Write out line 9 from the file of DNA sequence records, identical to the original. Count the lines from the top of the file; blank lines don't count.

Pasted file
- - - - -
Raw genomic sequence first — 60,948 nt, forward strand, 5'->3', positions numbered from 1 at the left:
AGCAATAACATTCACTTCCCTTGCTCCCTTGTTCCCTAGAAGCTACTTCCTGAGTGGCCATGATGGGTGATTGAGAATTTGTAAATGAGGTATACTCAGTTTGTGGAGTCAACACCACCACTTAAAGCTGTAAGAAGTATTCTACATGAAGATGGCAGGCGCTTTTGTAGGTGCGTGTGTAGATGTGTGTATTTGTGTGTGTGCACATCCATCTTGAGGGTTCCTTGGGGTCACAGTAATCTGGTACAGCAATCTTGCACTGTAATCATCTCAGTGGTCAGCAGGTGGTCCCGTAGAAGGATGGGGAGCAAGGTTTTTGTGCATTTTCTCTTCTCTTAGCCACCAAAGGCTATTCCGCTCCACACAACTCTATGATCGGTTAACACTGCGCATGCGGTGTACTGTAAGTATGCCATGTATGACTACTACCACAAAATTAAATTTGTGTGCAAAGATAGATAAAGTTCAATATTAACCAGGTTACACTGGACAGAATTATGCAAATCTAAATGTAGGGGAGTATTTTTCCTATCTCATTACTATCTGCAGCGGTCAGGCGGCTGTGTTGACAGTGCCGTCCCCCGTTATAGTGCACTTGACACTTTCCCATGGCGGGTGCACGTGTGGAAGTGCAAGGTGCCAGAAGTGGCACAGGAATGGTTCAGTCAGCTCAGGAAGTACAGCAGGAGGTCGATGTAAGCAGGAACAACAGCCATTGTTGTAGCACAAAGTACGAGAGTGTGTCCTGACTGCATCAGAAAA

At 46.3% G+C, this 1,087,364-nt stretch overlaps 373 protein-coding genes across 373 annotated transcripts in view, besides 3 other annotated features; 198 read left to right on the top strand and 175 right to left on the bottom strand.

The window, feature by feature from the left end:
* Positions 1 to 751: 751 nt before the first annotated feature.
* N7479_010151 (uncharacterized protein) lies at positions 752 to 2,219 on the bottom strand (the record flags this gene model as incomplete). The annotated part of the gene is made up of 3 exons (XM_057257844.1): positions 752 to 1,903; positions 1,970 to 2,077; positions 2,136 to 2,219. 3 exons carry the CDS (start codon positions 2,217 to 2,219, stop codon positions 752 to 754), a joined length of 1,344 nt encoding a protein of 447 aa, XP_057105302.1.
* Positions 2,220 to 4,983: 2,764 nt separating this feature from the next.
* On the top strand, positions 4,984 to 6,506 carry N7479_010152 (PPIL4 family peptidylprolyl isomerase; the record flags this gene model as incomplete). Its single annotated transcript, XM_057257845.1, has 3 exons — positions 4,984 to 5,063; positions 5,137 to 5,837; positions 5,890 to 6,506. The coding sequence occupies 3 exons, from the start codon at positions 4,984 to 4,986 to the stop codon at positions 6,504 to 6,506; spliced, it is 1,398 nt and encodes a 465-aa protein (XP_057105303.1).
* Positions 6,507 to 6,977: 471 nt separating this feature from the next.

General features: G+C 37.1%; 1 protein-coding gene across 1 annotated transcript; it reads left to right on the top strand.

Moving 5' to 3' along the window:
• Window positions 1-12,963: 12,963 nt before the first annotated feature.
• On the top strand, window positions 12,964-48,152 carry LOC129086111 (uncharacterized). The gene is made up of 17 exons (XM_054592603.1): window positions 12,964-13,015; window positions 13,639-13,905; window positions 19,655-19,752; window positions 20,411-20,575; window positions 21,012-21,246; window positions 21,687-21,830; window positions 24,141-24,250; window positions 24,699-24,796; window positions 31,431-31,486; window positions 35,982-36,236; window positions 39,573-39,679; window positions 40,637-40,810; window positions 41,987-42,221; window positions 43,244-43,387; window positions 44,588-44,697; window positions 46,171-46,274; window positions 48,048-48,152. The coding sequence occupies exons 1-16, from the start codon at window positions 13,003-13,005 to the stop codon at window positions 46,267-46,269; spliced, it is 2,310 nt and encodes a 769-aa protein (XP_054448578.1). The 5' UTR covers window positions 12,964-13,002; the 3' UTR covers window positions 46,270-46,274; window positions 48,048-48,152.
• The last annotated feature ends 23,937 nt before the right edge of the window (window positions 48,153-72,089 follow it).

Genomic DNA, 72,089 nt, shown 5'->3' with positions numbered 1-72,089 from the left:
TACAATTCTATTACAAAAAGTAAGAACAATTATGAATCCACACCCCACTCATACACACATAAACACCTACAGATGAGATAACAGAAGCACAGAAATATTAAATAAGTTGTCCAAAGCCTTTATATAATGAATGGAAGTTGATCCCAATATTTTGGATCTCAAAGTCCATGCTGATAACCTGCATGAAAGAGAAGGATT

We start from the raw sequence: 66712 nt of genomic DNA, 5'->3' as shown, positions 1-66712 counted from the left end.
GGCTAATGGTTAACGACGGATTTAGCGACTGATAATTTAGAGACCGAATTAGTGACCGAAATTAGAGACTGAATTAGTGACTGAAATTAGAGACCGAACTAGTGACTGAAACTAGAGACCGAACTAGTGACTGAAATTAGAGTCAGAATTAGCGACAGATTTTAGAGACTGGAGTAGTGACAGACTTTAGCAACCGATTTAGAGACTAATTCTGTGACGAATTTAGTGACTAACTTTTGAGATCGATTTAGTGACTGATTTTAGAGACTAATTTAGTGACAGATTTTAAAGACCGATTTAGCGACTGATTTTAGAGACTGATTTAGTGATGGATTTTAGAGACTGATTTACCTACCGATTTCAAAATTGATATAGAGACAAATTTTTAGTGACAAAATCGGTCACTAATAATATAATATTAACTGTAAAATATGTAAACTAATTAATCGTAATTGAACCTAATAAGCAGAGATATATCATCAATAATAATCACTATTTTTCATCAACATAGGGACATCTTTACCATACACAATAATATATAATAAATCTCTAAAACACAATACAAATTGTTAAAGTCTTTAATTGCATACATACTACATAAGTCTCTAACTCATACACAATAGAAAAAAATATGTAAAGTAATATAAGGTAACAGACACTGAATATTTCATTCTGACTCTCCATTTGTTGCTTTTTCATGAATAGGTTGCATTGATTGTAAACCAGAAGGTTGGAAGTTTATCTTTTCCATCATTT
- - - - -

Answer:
* Positions 6,507 to 6,977: 471 nt separating this feature from the next.